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Plankton. Marine life 3 categories: Benthos : bottom dwellers; sponges, crabs Nekton : strong swimmers- whales, fish, squid Plankton : animal/plants that drift in water. The have little control over their movement. Includes: diatoms, dinoflagellates, larvae, jellyfish, bacteria.

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slide2

Marine life 3 categories:

  • Benthos: bottom dwellers; sponges, crabs
  • Nekton: strong swimmers- whales, fish, squid
  • Plankton: animal/plants that drift in water. The have little control over their movement.
  • Includes: diatoms, dinoflagellates, larvae, jellyfish, bacteria.
slide4

Plankton classified by:

    • Size
    • Habitat
    • Taxonomy
slide5

Size:

  • Picoplankton (.2-2 µm) bacterioplankton
  • Nanoplankton (2 - 20 µm) protozoans
  • Microplankton (20-200 µm) diatoms, eggs, larvae
  • Macroplankton (200-2,000 µm) some eggs, juvenile fish
  • Megaplankton (> 2,000 µm) includes jellyfish, ctenophores, Mola mola
slide6

Habitat:

  • Holoplankton-spends entire lifecycle as plankton
  • Ex. Jellyfish, diatoms, copepods
  • Meroplankton- spend part of lifecycle as plankton
  • Ex. fish and crab larvae, eggs

lobster

snail

fish

slide7

Habitat:

  • Pleuston- organisms that float passively at the seas surface
  • Ex. Physalia, Velella
  • Neuston – organisms that inhabit the uppermost few mm of the surface water
  • Ex. bacteria, protozoa, larvae; light intensity too high for phytoplankton
slide9

Phytoplankton- restricted to the euphotic zone where light is available for photosynthesis.

  • Blooms:
  • High nutrients
  • Upwelling
  • Seasonal conditions
slide10

Some important types of phytoplankton

  • Diatoms: temperate and polar waters, silica case or shell
  • Dinoflagellates: tropical and subtropical waters.... also summer in temperate
  • Coccolithophores: tropical, calcium carbonate shells or "tests"
  • Silicoflagellates: silica internal skeleton... found world wide, particularly in Antarctic
  • Cyanobacteria (blue-green algae): not true algae, often in brackish nearshore waters and warm water gyres
  • Green Algae: not common except in lagoons and estuaries
slide11

Some important types of zooplankton

  • Crustaceans: Copepods
    • Krill
    • Cladocera
    • Mysids
    • Ostracods
  • Jellies
  • Coelenterates (True jellies, Man-of-wars, By-the-wind-sailors)
  • Ctenophores (comb jellies)
  • Urochordates (salps and larvacea)
  • Worms (Arrow worms, polychaetes)
  • Pteropods (planktonic snails)
slide15

Jelly-like house

Okiopleura

Marine snow

slide17

Zooplankton:larvae, copepods. Some produce oil to help them float. Smaller population size than the phytoplanktoton. Zooplankton population size increases after phytoplankton size increases.

zooplankton

phytoplankton

Winter Spring Summer Fall

slide18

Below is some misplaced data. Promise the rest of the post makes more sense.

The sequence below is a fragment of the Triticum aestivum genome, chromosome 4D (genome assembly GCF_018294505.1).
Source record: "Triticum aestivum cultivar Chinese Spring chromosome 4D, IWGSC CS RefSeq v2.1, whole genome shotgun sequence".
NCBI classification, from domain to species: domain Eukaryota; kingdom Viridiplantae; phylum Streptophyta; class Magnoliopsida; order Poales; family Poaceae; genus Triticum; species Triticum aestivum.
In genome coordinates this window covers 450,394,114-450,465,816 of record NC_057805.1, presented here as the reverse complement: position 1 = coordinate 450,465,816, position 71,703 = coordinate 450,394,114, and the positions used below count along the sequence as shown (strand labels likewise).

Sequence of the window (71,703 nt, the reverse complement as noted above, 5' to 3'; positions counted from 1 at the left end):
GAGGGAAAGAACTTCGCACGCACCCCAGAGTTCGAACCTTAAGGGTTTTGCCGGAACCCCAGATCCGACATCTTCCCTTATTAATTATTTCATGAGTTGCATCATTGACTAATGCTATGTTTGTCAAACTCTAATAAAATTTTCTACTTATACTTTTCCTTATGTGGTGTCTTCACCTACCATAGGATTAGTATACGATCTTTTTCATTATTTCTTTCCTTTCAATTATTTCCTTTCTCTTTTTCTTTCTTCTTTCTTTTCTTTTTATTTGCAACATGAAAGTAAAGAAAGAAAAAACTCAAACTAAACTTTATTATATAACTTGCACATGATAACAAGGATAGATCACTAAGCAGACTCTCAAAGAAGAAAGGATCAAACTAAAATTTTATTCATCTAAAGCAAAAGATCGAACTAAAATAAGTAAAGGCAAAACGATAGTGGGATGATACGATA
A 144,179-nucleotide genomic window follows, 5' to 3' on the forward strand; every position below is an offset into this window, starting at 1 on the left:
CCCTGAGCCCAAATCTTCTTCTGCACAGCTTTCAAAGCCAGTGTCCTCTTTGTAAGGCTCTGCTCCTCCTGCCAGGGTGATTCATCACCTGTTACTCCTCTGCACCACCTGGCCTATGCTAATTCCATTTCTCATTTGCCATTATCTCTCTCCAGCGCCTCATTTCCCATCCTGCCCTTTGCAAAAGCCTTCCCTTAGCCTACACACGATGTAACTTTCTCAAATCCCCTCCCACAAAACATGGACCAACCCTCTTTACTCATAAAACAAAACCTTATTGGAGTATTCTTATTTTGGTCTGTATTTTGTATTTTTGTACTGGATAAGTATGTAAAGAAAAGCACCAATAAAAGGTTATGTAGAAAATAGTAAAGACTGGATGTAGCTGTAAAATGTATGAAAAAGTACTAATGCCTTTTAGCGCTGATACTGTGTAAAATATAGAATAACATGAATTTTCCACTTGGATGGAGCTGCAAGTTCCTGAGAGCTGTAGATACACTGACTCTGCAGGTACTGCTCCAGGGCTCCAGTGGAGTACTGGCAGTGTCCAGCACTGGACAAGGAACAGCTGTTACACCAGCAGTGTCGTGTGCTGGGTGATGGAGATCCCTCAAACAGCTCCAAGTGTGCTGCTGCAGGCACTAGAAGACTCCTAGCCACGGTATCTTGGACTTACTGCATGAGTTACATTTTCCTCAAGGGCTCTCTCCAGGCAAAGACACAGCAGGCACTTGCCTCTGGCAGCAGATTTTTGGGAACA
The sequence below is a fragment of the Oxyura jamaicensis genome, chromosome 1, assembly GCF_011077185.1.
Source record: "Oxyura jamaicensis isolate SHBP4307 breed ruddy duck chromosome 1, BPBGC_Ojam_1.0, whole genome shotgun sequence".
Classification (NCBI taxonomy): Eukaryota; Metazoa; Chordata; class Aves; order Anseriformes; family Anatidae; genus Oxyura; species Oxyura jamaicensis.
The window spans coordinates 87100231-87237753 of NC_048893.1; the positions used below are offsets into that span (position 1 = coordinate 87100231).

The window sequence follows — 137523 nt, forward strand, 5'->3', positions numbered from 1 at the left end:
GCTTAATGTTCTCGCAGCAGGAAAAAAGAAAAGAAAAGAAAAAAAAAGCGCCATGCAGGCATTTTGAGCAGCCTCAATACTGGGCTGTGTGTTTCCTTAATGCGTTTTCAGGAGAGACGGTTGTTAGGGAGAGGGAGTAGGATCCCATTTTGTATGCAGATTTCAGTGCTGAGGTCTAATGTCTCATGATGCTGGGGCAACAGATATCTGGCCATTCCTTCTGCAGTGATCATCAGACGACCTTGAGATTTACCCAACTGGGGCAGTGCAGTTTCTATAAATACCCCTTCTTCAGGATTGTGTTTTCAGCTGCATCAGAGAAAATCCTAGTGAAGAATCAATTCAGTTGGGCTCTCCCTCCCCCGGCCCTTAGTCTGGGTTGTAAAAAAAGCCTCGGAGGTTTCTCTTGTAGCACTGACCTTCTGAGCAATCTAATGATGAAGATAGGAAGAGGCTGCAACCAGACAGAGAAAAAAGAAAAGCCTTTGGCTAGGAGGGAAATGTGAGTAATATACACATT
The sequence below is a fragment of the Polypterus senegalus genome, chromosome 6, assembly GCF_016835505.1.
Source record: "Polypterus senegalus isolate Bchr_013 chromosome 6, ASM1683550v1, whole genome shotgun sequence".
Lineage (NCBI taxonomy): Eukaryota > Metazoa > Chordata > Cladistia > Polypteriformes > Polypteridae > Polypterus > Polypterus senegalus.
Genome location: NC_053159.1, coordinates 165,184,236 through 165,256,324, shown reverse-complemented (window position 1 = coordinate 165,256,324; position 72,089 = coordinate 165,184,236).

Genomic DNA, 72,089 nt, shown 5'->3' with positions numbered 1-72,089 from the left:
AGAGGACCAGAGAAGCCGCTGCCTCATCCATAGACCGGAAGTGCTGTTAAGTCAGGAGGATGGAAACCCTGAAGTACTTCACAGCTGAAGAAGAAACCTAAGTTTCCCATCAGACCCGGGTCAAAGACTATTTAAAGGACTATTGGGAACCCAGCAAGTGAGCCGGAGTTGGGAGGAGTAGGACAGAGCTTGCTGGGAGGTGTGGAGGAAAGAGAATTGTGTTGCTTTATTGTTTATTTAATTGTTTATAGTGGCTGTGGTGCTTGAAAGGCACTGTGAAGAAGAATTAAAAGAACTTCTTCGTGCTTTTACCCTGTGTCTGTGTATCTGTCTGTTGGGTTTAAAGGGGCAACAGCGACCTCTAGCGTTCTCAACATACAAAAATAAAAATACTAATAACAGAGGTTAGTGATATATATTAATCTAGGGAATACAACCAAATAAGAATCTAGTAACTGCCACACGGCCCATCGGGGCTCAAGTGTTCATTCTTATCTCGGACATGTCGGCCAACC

Nutritional modes of zooplankton:

  • Herbivores: feed primarily on phytoplankton
  • Carnivores: feed primarily on other zooplankton (animals)
  • Detrivores: feed primarily on dead organic matter (detritus) 
  • Omnivores: feed on mixed diet of plants and animals and detritus
slide21

Diel vertical Migration

Each species has its own preferred day and night depth range, which may vary with lifecycle.

  • Nocturnal Migration
    • single daily ascent near sunset
  • Twilight migration (crepuscular period)
    • two ascents and two descents
  • Reverse migration
    • rise during day and descend at night
slide22

Advantages for Diurnal vertical migration

  • An antipredator strategy; less visual to predators
  • Zooplankton migrate to the surface at night and below during the day to the mesopelagic zone. Copepods avoid euphasiids which avoid chaetognaths.
slide23

Advantages for DVM

  • 1. Energy conservation
  • Encounter new feeding areas
  • Get genetic mixing of populations
  • Hastens transfer of organic material produced in the euphotic zone to the deep sea
slide24

Plankton Patchiness

  • Zooplankton not distributed uniformly or randomly
  • Aggregated into patches of variable size
  • Difficult to detect with plankton nets
  • - Nets “average” the catch over the length of the tow
  • May explain enormous variability in catches from net tows at close distances apart
slide26

Causes of Patchiness

  • Aggregations around phytoplankton
  • - If phytoplankton occurs in patches, grazers will be drawn to food
  • - Similar process that led to phytoplankton patches will form zooplankton patches
  • Grazing “holes”
  • Physical process
  • - Langmuir Cells
  • - Internal waves
slide28

Accumulation of Plankton in Langmuir Cells

  • Buoyant particles and upward-swimming zooplankton will accumulate over downwelling zones
slide33

Deep sea scattering layer:

Composite echogram of hydroacoustic data showing a distinct krill scattering layer.

Black line represents surface tracking of a blue whale feeding

patchiness